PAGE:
|SOC||State of charge|
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Figure 1. Drawings of the three different test setups. (a) Setup V1, (b) setup V2 and (c) setup V3. The housings are only partially shown for better visibility of the cells (1) and cell modules (11). Trigger device heat plate/nail (2), filler block (3), venting opening (4), pressure sensor (5), gas sensor (6), temperature sensor (7), smoke detector (8), creep distance sensor (9) and area with sensors (10).
Figure 2. Readings of the sensors in test V1. The dashed line labeled with “visible venting” indicates the time when a venting was visible outside of the battery housing. All sensors detect the thermal runaway effects of the cell within a time window of about s.
Figure 3. Sensor readings during test V2. The dashed line indicates when the trigger cell is fully penetrated. The detection time window is about s wide, mainly stretched by the late drop in the cell voltage.
Figure 4. Measurements of test V3. The dashed line again displays when the trigger cell is completely penetrated. The detection window is about s wide and therefore in the same range as in tests V1 and V2.
Table 1. Overview over the investigated sensor set. All sensors deliver a voltage output signal or can easily be transformed into one by a voltage divider.
|Label||Sensor||Measured Physical Dimension|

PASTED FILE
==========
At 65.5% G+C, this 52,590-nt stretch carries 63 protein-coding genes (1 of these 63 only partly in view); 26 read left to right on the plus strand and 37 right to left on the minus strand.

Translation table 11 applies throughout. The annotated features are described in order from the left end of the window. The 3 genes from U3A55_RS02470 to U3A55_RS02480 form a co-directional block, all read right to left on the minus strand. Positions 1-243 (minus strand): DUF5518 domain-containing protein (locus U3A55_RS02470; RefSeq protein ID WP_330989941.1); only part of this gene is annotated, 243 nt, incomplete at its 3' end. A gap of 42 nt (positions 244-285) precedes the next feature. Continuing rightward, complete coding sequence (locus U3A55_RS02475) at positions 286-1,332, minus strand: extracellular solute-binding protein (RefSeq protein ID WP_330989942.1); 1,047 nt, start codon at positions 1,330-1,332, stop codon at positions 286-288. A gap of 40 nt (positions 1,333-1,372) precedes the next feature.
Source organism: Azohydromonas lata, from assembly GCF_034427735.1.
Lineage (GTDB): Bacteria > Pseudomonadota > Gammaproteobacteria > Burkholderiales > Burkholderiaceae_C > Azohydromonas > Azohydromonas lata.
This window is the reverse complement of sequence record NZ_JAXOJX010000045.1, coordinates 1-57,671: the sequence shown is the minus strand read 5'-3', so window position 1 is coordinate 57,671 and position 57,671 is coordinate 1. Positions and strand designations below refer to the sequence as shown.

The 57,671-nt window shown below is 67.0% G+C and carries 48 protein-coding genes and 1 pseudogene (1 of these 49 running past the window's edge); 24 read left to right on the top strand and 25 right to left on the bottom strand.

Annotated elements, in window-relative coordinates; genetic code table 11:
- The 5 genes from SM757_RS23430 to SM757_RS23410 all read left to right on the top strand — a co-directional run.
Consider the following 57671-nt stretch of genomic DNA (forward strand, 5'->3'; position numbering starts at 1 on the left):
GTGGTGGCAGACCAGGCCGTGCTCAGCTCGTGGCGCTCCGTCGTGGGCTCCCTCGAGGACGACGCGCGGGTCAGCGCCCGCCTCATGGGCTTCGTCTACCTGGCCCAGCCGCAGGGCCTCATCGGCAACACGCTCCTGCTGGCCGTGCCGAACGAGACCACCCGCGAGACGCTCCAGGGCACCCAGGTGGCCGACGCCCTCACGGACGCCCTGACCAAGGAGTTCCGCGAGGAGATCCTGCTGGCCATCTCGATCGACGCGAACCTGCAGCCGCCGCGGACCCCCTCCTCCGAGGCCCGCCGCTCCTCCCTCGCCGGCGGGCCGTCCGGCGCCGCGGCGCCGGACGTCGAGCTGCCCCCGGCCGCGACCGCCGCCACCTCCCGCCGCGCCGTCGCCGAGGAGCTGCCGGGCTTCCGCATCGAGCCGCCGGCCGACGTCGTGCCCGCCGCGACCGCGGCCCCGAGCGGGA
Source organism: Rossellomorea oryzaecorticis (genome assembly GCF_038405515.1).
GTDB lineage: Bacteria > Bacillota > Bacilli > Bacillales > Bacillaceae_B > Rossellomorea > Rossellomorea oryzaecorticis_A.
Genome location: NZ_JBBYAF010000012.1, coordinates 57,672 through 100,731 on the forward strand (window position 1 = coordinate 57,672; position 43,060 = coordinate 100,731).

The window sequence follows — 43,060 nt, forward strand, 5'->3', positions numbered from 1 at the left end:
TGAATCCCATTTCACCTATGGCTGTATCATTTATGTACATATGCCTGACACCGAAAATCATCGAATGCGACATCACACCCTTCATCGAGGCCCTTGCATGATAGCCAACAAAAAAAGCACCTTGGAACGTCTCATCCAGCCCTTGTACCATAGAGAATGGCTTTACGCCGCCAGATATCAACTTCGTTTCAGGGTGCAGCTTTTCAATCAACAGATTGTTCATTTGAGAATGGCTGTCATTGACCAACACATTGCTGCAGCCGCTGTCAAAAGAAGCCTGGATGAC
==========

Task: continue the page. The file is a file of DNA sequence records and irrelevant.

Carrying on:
|S1||voltage sensor||voltage of first logical cell|
|S2||gas detector||presence of chemicals|
|S3||smoke detector||smoke particle density|
|S4||creep distance sensor||electrical resistivity of surface|
|S5||temperature sensor||gas temperature|
|S7||force sensor||force between cells|
Table 2. Summary of conducted experiments. All tests have been carried out at a state of charge and test V2 and V3 have been executed at C. Sensor labels reffer to Table 1.
|Test||Cell Volume||Cell Energy Density||Connection||Module Count||Trigger||Sensors|
|V1||210 cm||350 Wh L||1p||1||Heating||S1-S6|
|V2||370 cm||700 Wh L||2p||1||Nail penetration||S1–S5, S7|
|V3||390 cm||540 Wh L||2p||2||Nail penetration||S1-S6|
Table 3. Evaluation of the different sensors on three categories. Signal clarity describes how close the detection signal comes to a step function and how easy it is to evaluate it, whereas sensor feasibility evaluates how easy the sensor can be deployed. Grading goes from (+) good, to (0) neutral to (-) bad.
|Sensor||Detection Speed||Signal Clarity||Sensor Feasibility|
|S4 creep distance||-||-||+|